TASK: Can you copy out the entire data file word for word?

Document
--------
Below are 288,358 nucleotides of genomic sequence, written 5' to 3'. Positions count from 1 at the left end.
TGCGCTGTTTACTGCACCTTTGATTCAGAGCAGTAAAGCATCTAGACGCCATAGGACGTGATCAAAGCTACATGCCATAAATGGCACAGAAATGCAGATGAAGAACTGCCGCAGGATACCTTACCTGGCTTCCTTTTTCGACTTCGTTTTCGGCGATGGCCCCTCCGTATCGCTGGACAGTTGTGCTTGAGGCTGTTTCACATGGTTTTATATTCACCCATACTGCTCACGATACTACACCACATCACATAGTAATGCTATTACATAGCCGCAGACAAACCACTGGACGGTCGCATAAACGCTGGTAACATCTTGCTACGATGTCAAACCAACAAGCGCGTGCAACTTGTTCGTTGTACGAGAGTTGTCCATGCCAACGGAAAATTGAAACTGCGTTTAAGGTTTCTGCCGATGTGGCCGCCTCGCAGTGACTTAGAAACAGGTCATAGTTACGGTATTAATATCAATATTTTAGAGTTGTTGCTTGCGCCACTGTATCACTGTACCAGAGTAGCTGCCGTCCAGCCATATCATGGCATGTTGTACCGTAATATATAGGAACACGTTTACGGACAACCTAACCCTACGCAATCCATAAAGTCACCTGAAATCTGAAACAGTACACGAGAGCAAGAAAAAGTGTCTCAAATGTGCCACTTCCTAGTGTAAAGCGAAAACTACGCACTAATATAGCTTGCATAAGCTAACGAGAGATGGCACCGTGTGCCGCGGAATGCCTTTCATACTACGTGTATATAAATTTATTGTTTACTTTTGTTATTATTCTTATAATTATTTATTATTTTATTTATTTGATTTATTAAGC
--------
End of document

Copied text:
Below are 288,358 nucleotides of genomic sequence, written 5' to 3'. Positions count from 1 at the left end.
TGCGCTGTTTACTGCACCTTTGATTCAGAGCAGTAAAGCATCTAGACGCCATAGGACGTGATCAAAGCTACATGCCATAAATGGCACAGAAATGCAGATGAAGAACTGCCGCAGGATACCTTACCTGGCTTCCTTTTTCGACTTCGTTTTCGGCGATGGCCCCTCCGTATCGCTGGACAGTTGTGCTTGAGGCTGTTTCACATGGTTTTATATTCACCCATACTGCTCACGATACTACACCACATCACATAGTAATGCTATTACATAGCCGCAGACAAACCACTGGACGGTCGCATAAACGCTGGTAACATCTTGCTACGATGTCAAACCAACAAGCGCGTGCAACTTGTTCGTTGTACGAGAGTTGTCCATGCCAACGGAAAATTGAAACTGCGTTTAAGGTTTCTGCCGATGTGGCCGCCTCGCAGTGACTTAGAAACAGGTCATAGTTACGGTATTAATATCAATATTTTAGAGTTGTTGCTTGCGCCACTGTATCACTGTACCAGAGTAGCTGCCGTCCAGCCATATCATGGCATGTTGTACCGTAATATATAGGAACACGTTTACGGACAACCTAACCCTACGCAATCCATAAAGTCACCTGAAATCTGAAACAGTACACGAGAGCAAGAAAAAGTGTCTCAAATGTGCCACTTCCTAGTGTAAAGCGAAAACTACGCACTAATATAGCTTGCATAAGCTAACGAGAGATGGCACCGTGTGCCGCGGAATGCCTTTCATACTACGTGTATATAAATTTATTGTTTACTTTTGTTATTATTCTTATAATTATTTATTATTTTATTTATTTGATTTATTAAGC